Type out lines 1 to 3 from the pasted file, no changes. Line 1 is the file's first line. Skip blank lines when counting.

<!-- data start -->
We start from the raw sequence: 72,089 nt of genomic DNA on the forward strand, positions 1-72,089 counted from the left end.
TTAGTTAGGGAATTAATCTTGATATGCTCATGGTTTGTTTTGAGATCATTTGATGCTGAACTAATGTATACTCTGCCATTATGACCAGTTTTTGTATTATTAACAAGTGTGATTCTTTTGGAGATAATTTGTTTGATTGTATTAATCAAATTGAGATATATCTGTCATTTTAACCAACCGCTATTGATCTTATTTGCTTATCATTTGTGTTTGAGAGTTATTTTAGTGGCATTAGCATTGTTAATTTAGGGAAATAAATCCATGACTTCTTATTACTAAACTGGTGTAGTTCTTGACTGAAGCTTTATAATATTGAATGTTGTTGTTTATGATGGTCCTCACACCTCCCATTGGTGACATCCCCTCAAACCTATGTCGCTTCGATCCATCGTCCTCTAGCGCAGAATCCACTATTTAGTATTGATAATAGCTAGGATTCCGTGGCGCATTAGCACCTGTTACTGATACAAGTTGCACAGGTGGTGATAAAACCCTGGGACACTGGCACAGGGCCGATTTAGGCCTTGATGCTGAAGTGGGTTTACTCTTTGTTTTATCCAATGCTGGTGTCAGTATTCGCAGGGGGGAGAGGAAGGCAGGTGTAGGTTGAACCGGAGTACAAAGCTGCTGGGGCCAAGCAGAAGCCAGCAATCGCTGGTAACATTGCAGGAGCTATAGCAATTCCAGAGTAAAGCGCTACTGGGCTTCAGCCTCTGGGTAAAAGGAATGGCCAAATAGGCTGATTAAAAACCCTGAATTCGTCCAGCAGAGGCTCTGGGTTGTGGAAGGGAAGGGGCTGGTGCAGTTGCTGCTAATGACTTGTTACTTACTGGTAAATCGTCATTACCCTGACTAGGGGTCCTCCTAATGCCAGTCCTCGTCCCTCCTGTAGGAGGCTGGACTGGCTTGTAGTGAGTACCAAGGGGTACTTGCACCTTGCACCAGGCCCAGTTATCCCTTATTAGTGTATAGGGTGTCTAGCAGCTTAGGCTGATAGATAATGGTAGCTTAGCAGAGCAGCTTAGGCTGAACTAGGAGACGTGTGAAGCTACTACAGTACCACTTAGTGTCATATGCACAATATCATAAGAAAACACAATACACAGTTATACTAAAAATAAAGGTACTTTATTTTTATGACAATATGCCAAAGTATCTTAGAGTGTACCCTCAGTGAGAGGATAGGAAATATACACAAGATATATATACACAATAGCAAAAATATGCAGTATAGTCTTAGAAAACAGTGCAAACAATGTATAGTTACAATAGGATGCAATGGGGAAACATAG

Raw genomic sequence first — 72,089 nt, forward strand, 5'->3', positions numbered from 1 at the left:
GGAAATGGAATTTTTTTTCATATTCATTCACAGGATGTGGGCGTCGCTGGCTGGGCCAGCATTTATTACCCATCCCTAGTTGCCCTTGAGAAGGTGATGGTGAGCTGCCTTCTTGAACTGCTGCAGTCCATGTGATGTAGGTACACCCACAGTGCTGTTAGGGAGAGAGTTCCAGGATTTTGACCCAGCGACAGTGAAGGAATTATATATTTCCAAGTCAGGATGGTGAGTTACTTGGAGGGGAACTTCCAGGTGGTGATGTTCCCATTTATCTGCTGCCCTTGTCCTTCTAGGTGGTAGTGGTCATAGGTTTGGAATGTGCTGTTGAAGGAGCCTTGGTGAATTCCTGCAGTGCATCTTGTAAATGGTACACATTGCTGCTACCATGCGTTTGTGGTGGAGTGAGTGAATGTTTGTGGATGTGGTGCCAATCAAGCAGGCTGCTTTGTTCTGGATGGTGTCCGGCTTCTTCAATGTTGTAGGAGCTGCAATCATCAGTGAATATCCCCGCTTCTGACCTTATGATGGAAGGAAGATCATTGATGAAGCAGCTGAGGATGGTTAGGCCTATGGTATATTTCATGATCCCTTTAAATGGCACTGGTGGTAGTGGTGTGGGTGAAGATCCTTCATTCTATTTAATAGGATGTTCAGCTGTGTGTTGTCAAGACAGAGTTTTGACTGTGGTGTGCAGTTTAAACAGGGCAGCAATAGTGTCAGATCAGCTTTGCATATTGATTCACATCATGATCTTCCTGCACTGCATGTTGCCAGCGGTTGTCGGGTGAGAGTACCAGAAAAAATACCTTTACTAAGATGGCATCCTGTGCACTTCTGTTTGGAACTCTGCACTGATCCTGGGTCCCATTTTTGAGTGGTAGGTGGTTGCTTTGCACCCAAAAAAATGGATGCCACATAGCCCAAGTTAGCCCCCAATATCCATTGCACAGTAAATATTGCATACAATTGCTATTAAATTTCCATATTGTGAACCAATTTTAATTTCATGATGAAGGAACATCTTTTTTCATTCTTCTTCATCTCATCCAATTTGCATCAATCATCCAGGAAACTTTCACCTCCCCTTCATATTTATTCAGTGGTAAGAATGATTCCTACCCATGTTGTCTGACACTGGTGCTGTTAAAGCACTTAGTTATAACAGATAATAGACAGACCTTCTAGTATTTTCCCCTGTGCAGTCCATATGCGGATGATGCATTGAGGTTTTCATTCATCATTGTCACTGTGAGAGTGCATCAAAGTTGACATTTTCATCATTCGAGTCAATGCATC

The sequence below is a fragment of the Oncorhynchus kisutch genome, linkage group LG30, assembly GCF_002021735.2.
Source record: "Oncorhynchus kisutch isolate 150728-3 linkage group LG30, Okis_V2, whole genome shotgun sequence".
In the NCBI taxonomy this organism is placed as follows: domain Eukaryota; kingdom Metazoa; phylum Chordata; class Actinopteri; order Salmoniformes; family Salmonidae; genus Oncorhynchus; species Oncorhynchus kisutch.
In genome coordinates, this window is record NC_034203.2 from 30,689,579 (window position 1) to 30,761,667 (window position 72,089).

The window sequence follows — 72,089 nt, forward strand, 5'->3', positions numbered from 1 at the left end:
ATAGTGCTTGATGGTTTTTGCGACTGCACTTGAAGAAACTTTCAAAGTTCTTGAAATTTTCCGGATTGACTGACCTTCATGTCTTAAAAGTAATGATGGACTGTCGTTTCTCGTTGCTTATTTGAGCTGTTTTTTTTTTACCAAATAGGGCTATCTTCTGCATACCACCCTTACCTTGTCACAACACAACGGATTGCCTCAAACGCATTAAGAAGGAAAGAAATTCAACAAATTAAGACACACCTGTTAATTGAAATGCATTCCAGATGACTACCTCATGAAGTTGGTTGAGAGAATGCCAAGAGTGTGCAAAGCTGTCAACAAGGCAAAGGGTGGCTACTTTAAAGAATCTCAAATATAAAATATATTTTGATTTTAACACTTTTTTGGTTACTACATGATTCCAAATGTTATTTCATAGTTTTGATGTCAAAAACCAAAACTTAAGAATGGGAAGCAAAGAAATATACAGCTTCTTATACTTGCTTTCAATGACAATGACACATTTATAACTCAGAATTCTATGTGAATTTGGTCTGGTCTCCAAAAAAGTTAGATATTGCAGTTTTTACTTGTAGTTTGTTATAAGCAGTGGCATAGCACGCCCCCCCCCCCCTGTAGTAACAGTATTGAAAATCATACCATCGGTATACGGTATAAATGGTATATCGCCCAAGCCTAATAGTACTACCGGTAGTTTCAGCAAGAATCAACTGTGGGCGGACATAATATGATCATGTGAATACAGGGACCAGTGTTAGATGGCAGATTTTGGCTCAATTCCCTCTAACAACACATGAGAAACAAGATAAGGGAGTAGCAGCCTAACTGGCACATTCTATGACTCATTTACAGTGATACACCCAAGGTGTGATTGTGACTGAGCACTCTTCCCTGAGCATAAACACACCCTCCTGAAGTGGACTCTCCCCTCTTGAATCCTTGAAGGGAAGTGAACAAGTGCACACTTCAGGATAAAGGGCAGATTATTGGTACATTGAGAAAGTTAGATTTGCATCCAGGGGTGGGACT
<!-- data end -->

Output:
We start from the raw sequence: 72,089 nt of genomic DNA on the forward strand, positions 1-72,089 counted from the left end.
TTAGTTAGGGAATTAATCTTGATATGCTCATGGTTTGTTTTGAGATCATTTGATGCTGAACTAATGTATACTCTGCCATTATGACCAGTTTTTGTATTATTAACAAGTGTGATTCTTTTGGAGATAATTTGTTTGATTGTATTAATCAAATTGAGATATATCTGTCATTTTAACCAACCGCTATTGATCTTATTTGCTTATCATTTGTGTTTGAGAGTTATTTTAGTGGCATTAGCATTGTTAATTTAGGGAAATAAATCCATGACTTCTTATTACTAAACTGGTGTAGTTCTTGACTGAAGCTTTATAATATTGAATGTTGTTGTTTATGATGGTCCTCACACCTCCCATTGGTGACATCCCCTCAAACCTATGTCGCTTCGATCCATCGTCCTCTAGCGCAGAATCCACTATTTAGTATTGATAATAGCTAGGATTCCGTGGCGCATTAGCACCTGTTACTGATACAAGTTGCACAGGTGGTGATAAAACCCTGGGACACTGGCACAGGGCCGATTTAGGCCTTGATGCTGAAGTGGGTTTACTCTTTGTTTTATCCAATGCTGGTGTCAGTATTCGCAGGGGGGAGAGGAAGGCAGGTGTAGGTTGAACCGGAGTACAAAGCTGCTGGGGCCAAGCAGAAGCCAGCAATCGCTGGTAACATTGCAGGAGCTATAGCAATTCCAGAGTAAAGCGCTACTGGGCTTCAGCCTCTGGGTAAAAGGAATGGCCAAATAGGCTGATTAAAAACCCTGAATTCGTCCAGCAGAGGCTCTGGGTTGTGGAAGGGAAGGGGCTGGTGCAGTTGCTGCTAATGACTTGTTACTTACTGGTAAATCGTCATTACCCTGACTAGGGGTCCTCCTAATGCCAGTCCTCGTCCCTCCTGTAGGAGGCTGGACTGGCTTGTAGTGAGTACCAAGGGGTACTTGCACCTTGCACCAGGCCCAGTTATCCCTTATTAGTGTATAGGGTGTCTAGCAGCTTAGGCTGATAGATAATGGTAGCTTAGCAGAGCAGCTTAGGCTGAACTAGGAGACGTGTGAAGCTACTACAGTACCACTTAGTGTCATATGCACAATATCATAAGAAAACACAATACACAGTTATACTAAAAATAAAGGTACTTTATTTTTATGACAATATGCCAAAGTATCTTAGAGTGTACCCTCAGTGAGAGGATAGGAAATATACACAAGATATATATACACAATAGCAAAAATATGCAGTATAGTCTTAGAAAACAGTGCAAACAATGTATAGTTACAATAGGATGCAATGGGGAAACATAG

Raw genomic sequence first — 72,089 nt, forward strand, 5'->3', positions numbered from 1 at the left: